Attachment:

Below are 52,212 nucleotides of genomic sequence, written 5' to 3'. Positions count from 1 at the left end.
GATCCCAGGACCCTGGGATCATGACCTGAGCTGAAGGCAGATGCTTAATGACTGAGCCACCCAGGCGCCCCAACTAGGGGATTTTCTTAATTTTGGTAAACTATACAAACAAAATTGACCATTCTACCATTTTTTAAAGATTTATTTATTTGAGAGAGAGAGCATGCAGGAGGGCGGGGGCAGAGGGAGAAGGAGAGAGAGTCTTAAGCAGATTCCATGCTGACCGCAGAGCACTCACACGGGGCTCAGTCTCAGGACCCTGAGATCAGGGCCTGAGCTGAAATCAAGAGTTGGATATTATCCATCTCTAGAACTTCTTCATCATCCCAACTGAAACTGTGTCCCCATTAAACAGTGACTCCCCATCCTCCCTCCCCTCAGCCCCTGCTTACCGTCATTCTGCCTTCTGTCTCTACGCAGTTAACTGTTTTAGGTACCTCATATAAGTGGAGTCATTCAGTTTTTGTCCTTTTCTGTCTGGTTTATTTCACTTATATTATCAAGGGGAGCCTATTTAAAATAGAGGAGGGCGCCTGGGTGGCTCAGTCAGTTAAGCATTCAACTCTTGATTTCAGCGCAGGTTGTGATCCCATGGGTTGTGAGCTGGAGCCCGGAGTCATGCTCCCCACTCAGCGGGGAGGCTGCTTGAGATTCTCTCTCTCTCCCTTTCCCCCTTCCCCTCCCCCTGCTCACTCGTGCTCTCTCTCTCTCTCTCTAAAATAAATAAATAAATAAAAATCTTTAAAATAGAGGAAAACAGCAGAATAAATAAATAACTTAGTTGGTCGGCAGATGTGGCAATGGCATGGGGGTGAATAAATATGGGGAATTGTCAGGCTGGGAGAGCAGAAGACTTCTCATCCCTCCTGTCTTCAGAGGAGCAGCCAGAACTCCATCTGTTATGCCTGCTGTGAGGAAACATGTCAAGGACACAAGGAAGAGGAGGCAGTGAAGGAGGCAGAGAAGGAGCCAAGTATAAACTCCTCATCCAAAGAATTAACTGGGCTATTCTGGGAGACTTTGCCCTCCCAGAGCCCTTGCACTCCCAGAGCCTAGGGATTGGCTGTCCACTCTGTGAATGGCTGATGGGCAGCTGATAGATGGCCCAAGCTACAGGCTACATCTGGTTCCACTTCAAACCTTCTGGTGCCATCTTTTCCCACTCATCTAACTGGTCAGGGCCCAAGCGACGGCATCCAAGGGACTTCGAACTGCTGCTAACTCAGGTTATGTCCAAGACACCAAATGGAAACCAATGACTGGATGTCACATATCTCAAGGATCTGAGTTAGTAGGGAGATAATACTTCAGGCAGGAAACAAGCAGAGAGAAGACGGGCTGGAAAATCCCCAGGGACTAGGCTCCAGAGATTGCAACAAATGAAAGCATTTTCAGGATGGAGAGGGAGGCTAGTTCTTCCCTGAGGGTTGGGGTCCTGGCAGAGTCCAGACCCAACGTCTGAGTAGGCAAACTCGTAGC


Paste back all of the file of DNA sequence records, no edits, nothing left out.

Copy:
Below are 52,212 nucleotides of genomic sequence, written 5' to 3'. Positions count from 1 at the left end.
GATCCCAGGACCCTGGGATCATGACCTGAGCTGAAGGCAGATGCTTAATGACTGAGCCACCCAGGCGCCCCAACTAGGGGATTTTCTTAATTTTGGTAAACTATACAAACAAAATTGACCATTCTACCATTTTTTAAAGATTTATTTATTTGAGAGAGAGAGCATGCAGGAGGGCGGGGGCAGAGGGAGAAGGAGAGAGAGTCTTAAGCAGATTCCATGCTGACCGCAGAGCACTCACACGGGGCTCAGTCTCAGGACCCTGAGATCAGGGCCTGAGCTGAAATCAAGAGTTGGATATTATCCATCTCTAGAACTTCTTCATCATCCCAACTGAAACTGTGTCCCCATTAAACAGTGACTCCCCATCCTCCCTCCCCTCAGCCCCTGCTTACCGTCATTCTGCCTTCTGTCTCTACGCAGTTAACTGTTTTAGGTACCTCATATAAGTGGAGTCATTCAGTTTTTGTCCTTTTCTGTCTGGTTTATTTCACTTATATTATCAAGGGGAGCCTATTTAAAATAGAGGAGGGCGCCTGGGTGGCTCAGTCAGTTAAGCATTCAACTCTTGATTTCAGCGCAGGTTGTGATCCCATGGGTTGTGAGCTGGAGCCCGGAGTCATGCTCCCCACTCAGCGGGGAGGCTGCTTGAGATTCTCTCTCTCTCCCTTTCCCCCTTCCCCTCCCCCTGCTCACTCGTGCTCTCTCTCTCTCTCTCTAAAATAAATAAATAAATAAAAATCTTTAAAATAGAGGAAAACAGCAGAATAAATAAATAACTTAGTTGGTCGGCAGATGTGGCAATGGCATGGGGGTGAATAAATATGGGGAATTGTCAGGCTGGGAGAGCAGAAGACTTCTCATCCCTCCTGTCTTCAGAGGAGCAGCCAGAACTCCATCTGTTATGCCTGCTGTGAGGAAACATGTCAAGGACACAAGGAAGAGGAGGCAGTGAAGGAGGCAGAGAAGGAGCCAAGTATAAACTCCTCATCCAAAGAATTAACTGGGCTATTCTGGGAGACTTTGCCCTCCCAGAGCCCTTGCACTCCCAGAGCCTAGGGATTGGCTGTCCACTCTGTGAATGGCTGATGGGCAGCTGATAGATGGCCCAAGCTACAGGCTACATCTGGTTCCACTTCAAACCTTCTGGTGCCATCTTTTCCCACTCATCTAACTGGTCAGGGCCCAAGCGACGGCATCCAAGGGACTTCGAACTGCTGCTAACTCAGGTTATGTCCAAGACACCAAATGGAAACCAATGACTGGATGTCACATATCTCAAGGATCTGAGTTAGTAGGGAGATAATACTTCAGGCAGGAAACAAGCAGAGAGAAGACGGGCTGGAAAATCCCCAGGGACTAGGCTCCAGAGATTGCAACAAATGAAAGCATTTTCAGGATGGAGAGGGAGGCTAGTTCTTCCCTGAGGGTTGGGGTCCTGGCAGAGTCCAGACCCAACGTCTGAGTAGGCAAACTCGTAGC